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Monday, March 14, 2016

THE VIEW FROM BUDAPEST

THE VIEW FROM BUDAPEST: HUNGARIAN-MACEDONIAN RELATIONS

- by Sasha Uzunov

In December 2012, Hungary led by the larger than life, some would say bombastic, Prime Minister Viktor Orban, recognised Macedonia under its constitutional name much to the chagrin of Greece which has blocked Macedonia’s EU and NATO membership applications for over twenty years. Greece is staunchly and stubbornly opposed to the use of the name of Macedonia.

Hungary is both a European Union and NATO member.

The reaction from certain quarters in Macedonia, ironically from people claiming to be pro-West was, to put it, a strange combination of anti-Hungarian sentiment and geo-strategic naivety, and above all else inconsistent. see link. The same level of blow-torch intense scrutiny was not applied to the Macedonian government agreeing to share embassies with Serbia, which has no intention of joing NATO.

Interview with Mr László Szentesi Zöldi 
Born in 1970. Hungarian journalist, columnist, writer. He has worked as a reporter and editor for Hungarian Television (MTV), Duna Televison, Echo Television, a journalist for the Foreign Desk at daily newspaper Magyar Nemzet, Deputy-Editor-In-Chief at daily newspaper Magyar Hírlap. He is currently a columnist for weekly Magyar Demokrata in Budapest. László Szentesi Zöldi has reported from many countries, including Northern Ireland, Bosnia, Iraq, Turkey, Taiwan, China.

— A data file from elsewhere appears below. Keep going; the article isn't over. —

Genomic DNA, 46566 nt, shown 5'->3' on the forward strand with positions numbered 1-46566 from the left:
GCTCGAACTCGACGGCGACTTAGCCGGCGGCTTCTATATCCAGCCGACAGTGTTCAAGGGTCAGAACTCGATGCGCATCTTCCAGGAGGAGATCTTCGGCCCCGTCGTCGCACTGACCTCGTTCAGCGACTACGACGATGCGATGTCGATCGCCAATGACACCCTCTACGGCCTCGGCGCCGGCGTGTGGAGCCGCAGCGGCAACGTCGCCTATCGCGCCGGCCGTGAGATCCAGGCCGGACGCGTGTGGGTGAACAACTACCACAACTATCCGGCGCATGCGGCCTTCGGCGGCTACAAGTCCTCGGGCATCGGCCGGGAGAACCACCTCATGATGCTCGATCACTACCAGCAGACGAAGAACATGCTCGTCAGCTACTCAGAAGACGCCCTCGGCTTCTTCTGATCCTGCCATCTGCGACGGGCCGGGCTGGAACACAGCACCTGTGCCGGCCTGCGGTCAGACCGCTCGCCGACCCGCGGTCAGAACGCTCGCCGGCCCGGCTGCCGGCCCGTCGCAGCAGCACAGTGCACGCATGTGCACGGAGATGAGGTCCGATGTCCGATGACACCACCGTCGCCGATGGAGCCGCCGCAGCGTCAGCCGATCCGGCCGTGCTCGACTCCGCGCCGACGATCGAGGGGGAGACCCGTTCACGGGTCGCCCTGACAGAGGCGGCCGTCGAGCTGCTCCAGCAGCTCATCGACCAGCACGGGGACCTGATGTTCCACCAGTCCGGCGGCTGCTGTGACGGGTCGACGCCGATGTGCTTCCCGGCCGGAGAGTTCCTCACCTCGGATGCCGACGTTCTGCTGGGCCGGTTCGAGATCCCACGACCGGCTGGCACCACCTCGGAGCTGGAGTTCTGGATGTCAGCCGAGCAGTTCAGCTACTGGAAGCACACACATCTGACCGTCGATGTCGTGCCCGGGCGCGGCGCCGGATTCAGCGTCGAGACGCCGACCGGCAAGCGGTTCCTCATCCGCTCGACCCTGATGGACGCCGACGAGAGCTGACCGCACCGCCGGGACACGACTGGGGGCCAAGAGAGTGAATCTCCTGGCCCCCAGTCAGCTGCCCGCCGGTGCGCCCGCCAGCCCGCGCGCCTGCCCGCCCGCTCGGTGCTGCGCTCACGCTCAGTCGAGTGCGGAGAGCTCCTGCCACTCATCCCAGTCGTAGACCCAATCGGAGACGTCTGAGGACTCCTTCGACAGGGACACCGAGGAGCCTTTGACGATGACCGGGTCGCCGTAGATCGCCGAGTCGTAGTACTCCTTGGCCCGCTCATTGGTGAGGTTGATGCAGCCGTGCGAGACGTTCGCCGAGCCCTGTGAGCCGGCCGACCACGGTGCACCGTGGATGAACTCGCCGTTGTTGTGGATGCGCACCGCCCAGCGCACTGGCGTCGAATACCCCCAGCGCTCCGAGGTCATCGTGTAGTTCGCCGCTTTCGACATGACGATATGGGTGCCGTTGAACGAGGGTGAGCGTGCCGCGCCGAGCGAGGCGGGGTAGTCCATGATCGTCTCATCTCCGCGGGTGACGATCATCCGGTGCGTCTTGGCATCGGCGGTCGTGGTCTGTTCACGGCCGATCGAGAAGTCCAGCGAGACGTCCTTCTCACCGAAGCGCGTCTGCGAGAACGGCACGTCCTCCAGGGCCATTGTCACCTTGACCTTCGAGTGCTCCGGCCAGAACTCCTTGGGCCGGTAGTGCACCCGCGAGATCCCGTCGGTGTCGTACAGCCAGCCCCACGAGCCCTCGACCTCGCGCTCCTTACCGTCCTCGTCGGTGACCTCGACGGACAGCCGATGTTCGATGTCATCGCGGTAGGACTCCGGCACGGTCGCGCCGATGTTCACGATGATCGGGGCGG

Question 1: As a Hungarian journalist what are your views on the ever deepening Hungarian-Macedonian diplomatic relations? Macedonia doesn’t have too many friends in the Balkans, with the exception of Hungary and Croatia, which because of being tied up in internal politicking has allowed Serbia to take a more assertive role in the southern Balkans and in Macedonia but Zagreb has now began to readress that.